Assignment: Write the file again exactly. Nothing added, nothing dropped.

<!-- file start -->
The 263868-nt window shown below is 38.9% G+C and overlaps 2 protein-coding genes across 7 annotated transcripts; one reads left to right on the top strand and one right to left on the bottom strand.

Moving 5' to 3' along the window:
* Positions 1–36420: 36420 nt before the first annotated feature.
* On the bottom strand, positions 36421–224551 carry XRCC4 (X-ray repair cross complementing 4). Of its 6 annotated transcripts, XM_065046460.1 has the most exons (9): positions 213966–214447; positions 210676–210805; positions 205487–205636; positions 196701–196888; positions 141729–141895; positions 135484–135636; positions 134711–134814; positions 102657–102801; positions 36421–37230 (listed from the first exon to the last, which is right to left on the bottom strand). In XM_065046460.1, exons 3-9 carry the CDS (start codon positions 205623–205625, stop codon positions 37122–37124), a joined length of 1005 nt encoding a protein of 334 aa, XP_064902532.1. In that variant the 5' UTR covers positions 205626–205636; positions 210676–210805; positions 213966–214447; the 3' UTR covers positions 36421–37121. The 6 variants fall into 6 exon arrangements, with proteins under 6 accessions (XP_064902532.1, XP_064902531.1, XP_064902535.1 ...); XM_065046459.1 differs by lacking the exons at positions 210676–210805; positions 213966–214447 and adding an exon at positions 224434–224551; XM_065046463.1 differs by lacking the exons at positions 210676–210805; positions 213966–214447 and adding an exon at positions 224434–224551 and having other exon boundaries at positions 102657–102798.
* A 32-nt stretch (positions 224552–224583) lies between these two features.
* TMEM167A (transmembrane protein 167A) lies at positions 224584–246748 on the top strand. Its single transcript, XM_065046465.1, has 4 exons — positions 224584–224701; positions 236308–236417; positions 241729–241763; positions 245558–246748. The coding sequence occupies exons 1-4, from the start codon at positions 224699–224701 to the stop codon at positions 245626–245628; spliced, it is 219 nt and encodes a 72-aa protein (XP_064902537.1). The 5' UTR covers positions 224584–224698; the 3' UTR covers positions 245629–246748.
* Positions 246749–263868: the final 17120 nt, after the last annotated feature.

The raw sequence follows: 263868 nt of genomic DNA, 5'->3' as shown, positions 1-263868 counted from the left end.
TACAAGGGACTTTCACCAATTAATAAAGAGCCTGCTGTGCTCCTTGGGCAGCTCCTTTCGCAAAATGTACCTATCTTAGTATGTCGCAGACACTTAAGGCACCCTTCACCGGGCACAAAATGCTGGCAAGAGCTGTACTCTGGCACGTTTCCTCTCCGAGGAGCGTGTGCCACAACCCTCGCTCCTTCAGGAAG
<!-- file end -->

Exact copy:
The 263868-nt window shown below is 38.9% G+C and overlaps 2 protein-coding genes across 7 annotated transcripts; one reads left to right on the top strand and one right to left on the bottom strand.

Moving 5' to 3' along the window:
* Positions 1–36420: 36420 nt before the first annotated feature.
* On the bottom strand, positions 36421–224551 carry XRCC4 (X-ray repair cross complementing 4). Of its 6 annotated transcripts, XM_065046460.1 has the most exons (9): positions 213966–214447; positions 210676–210805; positions 205487–205636; positions 196701–196888; positions 141729–141895; positions 135484–135636; positions 134711–134814; positions 102657–102801; positions 36421–37230 (listed from the first exon to the last, which is right to left on the bottom strand). In XM_065046460.1, exons 3-9 carry the CDS (start codon positions 205623–205625, stop codon positions 37122–37124), a joined length of 1005 nt encoding a protein of 334 aa, XP_064902532.1. In that variant the 5' UTR covers positions 205626–205636; positions 210676–210805; positions 213966–214447; the 3' UTR covers positions 36421–37121. The 6 variants fall into 6 exon arrangements, with proteins under 6 accessions (XP_064902532.1, XP_064902531.1, XP_064902535.1 ...); XM_065046459.1 differs by lacking the exons at positions 210676–210805; positions 213966–214447 and adding an exon at positions 224434–224551; XM_065046463.1 differs by lacking the exons at positions 210676–210805; positions 213966–214447 and adding an exon at positions 224434–224551 and having other exon boundaries at positions 102657–102798.
* A 32-nt stretch (positions 224552–224583) lies between these two features.
* TMEM167A (transmembrane protein 167A) lies at positions 224584–246748 on the top strand. Its single transcript, XM_065046465.1, has 4 exons — positions 224584–224701; positions 236308–236417; positions 241729–241763; positions 245558–246748. The coding sequence occupies exons 1-4, from the start codon at positions 224699–224701 to the stop codon at positions 245626–245628; spliced, it is 219 nt and encodes a 72-aa protein (XP_064902537.1). The 5' UTR covers positions 224584–224698; the 3' UTR covers positions 245629–246748.
* Positions 246749–263868: the final 17120 nt, after the last annotated feature.

The raw sequence follows: 263868 nt of genomic DNA, 5'->3' as shown, positions 1-263868 counted from the left end.
TACAAGGGACTTTCACCAATTAATAAAGAGCCTGCTGTGCTCCTTGGGCAGCTCCTTTCGCAAAATGTACCTATCTTAGTATGTCGCAGACACTTAAGGCACCCTTCACCGGGCACAAAATGCTGGCAAGAGCTGTACTCTGGCACGTTTCCTCTCCGAGGAGCGTGTGCCACAACCCTCGCTCCTTCAGGAAG